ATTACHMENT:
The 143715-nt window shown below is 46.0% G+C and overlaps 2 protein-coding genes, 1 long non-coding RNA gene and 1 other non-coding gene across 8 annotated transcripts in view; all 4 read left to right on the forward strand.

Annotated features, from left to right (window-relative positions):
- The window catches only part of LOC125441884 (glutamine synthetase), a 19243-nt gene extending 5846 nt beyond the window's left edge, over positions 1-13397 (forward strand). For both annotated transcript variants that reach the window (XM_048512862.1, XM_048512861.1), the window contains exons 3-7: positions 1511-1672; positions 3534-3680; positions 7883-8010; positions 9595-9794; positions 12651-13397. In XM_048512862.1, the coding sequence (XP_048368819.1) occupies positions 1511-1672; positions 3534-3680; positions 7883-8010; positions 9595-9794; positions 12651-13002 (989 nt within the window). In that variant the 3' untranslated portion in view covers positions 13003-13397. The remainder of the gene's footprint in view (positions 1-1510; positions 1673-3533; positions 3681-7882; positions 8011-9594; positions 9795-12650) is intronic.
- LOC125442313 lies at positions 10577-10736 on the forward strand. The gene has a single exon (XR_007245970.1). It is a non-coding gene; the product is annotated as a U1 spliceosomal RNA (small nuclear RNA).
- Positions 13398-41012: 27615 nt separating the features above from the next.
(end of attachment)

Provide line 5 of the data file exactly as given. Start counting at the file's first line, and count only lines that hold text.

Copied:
- Positions 13398-41012: 27615 nt separating the features above from the next.